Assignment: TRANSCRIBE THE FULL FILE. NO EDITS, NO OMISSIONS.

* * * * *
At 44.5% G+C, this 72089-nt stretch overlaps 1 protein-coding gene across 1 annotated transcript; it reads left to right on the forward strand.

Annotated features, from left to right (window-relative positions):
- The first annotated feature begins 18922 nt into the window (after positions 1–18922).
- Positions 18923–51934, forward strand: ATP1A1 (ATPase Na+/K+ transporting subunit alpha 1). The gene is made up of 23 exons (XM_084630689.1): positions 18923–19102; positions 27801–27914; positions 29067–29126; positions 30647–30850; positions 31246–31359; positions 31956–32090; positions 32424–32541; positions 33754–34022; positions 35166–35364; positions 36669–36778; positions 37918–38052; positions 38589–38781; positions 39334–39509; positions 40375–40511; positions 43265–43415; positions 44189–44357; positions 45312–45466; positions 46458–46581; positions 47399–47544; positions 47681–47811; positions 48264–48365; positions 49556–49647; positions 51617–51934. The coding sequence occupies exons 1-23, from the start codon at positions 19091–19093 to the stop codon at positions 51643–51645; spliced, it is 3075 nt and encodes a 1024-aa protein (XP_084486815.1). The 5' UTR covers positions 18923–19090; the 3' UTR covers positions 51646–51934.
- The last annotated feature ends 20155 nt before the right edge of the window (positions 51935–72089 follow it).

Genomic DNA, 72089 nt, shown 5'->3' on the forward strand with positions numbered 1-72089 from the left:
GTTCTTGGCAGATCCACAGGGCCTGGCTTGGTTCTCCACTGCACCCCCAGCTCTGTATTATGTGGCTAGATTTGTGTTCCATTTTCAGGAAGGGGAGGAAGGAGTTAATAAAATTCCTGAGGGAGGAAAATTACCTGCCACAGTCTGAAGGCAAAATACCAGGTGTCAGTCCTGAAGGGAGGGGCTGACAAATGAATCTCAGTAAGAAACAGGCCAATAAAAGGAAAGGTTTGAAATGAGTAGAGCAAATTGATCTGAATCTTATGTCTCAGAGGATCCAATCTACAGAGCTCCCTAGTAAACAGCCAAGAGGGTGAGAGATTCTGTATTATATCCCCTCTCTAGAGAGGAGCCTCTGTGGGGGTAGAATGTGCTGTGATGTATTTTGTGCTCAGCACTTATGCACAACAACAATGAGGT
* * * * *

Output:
At 44.5% G+C, this 72089-nt stretch overlaps 1 protein-coding gene across 1 annotated transcript; it reads left to right on the forward strand.

Annotated features, from left to right (window-relative positions):
- The first annotated feature begins 18922 nt into the window (after positions 1–18922).
- Positions 18923–51934, forward strand: ATP1A1 (ATPase Na+/K+ transporting subunit alpha 1). The gene is made up of 23 exons (XM_084630689.1): positions 18923–19102; positions 27801–27914; positions 29067–29126; positions 30647–30850; positions 31246–31359; positions 31956–32090; positions 32424–32541; positions 33754–34022; positions 35166–35364; positions 36669–36778; positions 37918–38052; positions 38589–38781; positions 39334–39509; positions 40375–40511; positions 43265–43415; positions 44189–44357; positions 45312–45466; positions 46458–46581; positions 47399–47544; positions 47681–47811; positions 48264–48365; positions 49556–49647; positions 51617–51934. The coding sequence occupies exons 1-23, from the start codon at positions 19091–19093 to the stop codon at positions 51643–51645; spliced, it is 3075 nt and encodes a 1024-aa protein (XP_084486815.1). The 5' UTR covers positions 18923–19090; the 3' UTR covers positions 51646–51934.
- The last annotated feature ends 20155 nt before the right edge of the window (positions 51935–72089 follow it).

Genomic DNA, 72089 nt, shown 5'->3' on the forward strand with positions numbered 1-72089 from the left:
GTTCTTGGCAGATCCACAGGGCCTGGCTTGGTTCTCCACTGCACCCCCAGCTCTGTATTATGTGGCTAGATTTGTGTTCCATTTTCAGGAAGGGGAGGAAGGAGTTAATAAAATTCCTGAGGGAGGAAAATTACCTGCCACAGTCTGAAGGCAAAATACCAGGTGTCAGTCCTGAAGGGAGGGGCTGACAAATGAATCTCAGTAAGAAACAGGCCAATAAAAGGAAAGGTTTGAAATGAGTAGAGCAAATTGATCTGAATCTTATGTCTCAGAGGATCCAATCTACAGAGCTCCCTAGTAAACAGCCAAGAGGGTGAGAGATTCTGTATTATATCCCCTCTCTAGAGAGGAGCCTCTGTGGGGGTAGAATGTGCTGTGATGTATTTTGTGCTCAGCACTTATGCACAACAACAATGAGGT